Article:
This is a Mani wheel, or a hand prayer wheel, having a cylindrical body mounted on a handle. The cylinder itself is weighted down with a chain allowing it to be spun by a slight rotation of the wrist along with the mantra it contains. Written around the cylinder in bold is the most sacred Buddhist Mantra, Om Mani Padme Hum. This is a handsome ensemble of silver, coral, turquoise and lapis lazuli. It is beautifully decorated with skillful filigree work.
According to the lineage texts on prayer wheels, prayer wheels are used to accumulate wisdom and merit (good karma) and to purify negativities (bad karma). In Buddhism, Buddhas and Bodhisattvas have created a variety of skillful means (upaya) to help bring practitioners ever closer to realizing enlightenment. The idea of spinning mantras relates to numerous Tantric practices where the Tantric practitioner visualizes mantras revolving around the nadis and especially around the meridian chakras such as the heart and crown. Therefore prayer wheels are a visual aid for developing one's capacity for these types of Tantric visualizations. The spiritual method for those practicing with a prayer wheel is very specific (with slight variations according to different Buddhist sects). The practitioner most often spins the wheel clockwise, as the direction the mantras are written is that of the movement of the sun across the sky. On rare occasions, advanced Tantric practitioners such as Senge Dongma, the Lion-Faced Dakini spin prayer wheels counterclockwise to manifest a more wrathful protective energy. As the practitioner turns the wheel, it is best to focus the mind and repeat the Om Mani Padme Hum mantra. Not only does this increase the merit earned by the wheel's use but it is a mind stabilization technique that trains the mind while the body is in motion. Intoning the mani mantra with mindfullness and the "Bodhicitta" motivation dramatically enhances the effects of the prayer wheel. However, it is said that even turning it while distracted has benefits and merits and it states in the lineage text that even insects that cross a prayer wheel's shadow will get some benefit. Each revolution is as meritorious as reading the inscription aloud as many times as it is written on the scroll, and this means that the more Om Mani Padme Hum mantras that are inside a prayer wheel then the more powerful it is. It's best to turn the wheel with a gentle rhythm and not too fast or frantically. While turning smoothly keep in mind the motivation and spirit of compassion and bodhichitta (the noble mind that aspires to full enlightenment for the benefit of all beings). The benefits attributed to the practice of turning the wheel are vast. Not only does it help wisdom, compassion and bodhichitta arise in the practitioner, it also enhances siddhis (spiritual powers such as clairvoyance, precognition, reading others thoughts, etc...). The practitioner can repeat the mantra as many times as possible during the turning of the wheel, stabilizing a calm meditative mind. At the end of a practice session there's a Tibetan Buddhist tradition of dedicating any accumulated merits that you may have gathered during practice to the benefit of all sentient beings. Then Om Ah Hum 3 times. This is customary with Tibetans upon completing any Buddhist practice including the practice of the prayer wheel.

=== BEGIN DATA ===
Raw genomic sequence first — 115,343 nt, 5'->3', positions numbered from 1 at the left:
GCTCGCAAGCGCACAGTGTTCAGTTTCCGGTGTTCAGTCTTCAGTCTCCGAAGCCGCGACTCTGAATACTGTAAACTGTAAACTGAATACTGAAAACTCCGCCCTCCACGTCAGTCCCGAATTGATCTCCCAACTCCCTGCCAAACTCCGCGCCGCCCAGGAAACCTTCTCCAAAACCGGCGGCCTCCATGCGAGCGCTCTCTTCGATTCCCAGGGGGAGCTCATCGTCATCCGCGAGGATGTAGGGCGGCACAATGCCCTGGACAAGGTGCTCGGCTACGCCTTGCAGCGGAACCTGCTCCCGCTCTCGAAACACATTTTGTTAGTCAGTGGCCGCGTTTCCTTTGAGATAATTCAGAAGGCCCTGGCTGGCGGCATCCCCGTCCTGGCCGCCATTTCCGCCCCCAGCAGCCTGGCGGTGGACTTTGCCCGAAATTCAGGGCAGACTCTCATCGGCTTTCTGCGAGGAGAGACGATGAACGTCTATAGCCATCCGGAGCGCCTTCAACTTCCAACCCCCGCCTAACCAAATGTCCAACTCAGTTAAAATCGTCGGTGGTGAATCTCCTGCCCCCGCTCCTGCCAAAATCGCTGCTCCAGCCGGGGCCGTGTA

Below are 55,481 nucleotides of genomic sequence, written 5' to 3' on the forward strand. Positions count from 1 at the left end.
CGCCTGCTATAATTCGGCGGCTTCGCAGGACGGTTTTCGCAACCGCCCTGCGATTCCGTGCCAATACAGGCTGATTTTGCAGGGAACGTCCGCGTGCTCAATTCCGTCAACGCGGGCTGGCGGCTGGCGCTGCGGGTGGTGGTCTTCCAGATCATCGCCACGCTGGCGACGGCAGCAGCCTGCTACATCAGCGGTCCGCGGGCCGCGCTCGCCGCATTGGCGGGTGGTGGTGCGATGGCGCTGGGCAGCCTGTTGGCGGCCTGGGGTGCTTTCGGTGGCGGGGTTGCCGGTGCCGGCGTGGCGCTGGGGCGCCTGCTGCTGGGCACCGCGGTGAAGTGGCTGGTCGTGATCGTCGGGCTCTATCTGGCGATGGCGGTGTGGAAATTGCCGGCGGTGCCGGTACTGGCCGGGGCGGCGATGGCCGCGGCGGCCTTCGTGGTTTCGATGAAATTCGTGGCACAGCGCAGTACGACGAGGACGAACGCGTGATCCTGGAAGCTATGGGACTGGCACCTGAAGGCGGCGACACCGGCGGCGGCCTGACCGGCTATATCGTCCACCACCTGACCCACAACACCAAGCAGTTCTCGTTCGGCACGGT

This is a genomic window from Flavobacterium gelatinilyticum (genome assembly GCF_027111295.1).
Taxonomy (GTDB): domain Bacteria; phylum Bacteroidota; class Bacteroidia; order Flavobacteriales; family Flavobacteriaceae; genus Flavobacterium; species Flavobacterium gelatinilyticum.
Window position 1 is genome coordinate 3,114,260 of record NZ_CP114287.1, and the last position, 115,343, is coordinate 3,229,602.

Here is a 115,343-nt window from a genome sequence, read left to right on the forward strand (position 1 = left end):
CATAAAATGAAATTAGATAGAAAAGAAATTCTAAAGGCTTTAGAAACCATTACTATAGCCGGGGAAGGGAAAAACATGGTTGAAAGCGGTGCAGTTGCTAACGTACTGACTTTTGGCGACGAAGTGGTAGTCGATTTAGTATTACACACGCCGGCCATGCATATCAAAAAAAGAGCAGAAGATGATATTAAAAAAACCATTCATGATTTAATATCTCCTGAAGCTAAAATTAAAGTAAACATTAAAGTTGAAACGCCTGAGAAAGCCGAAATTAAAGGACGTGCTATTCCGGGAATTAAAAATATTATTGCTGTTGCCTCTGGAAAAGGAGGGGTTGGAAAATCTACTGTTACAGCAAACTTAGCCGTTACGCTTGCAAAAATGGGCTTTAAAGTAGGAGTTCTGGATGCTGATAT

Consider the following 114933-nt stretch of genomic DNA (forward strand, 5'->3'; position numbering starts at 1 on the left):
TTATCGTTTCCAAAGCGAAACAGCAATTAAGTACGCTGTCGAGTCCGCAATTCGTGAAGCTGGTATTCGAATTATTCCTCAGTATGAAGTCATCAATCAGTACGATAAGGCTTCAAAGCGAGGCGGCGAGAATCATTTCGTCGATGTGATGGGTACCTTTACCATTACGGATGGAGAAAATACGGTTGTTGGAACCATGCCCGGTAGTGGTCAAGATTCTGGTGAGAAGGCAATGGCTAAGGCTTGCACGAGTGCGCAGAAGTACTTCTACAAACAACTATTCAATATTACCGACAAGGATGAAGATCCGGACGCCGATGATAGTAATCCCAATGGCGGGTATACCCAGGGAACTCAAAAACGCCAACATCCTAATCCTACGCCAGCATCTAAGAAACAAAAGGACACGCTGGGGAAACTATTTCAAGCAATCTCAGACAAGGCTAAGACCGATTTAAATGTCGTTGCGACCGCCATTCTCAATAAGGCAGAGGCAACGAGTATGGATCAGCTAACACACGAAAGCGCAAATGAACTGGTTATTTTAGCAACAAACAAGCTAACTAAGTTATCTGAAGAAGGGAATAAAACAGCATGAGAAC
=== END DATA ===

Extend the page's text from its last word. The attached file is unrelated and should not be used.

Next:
Thubten Zopa Rinpoche has commented that installing a prayer wheel has the capacity to completely transform a place "...peaceful, pleasant, and conducive to the mind." Simply touching a prayer wheel is said to bring great purification to negative karmas and obscurations.
This elegantly sumptuous prayer wheel is as much a highly potent spiritual object as much it is a superior quality artwork.
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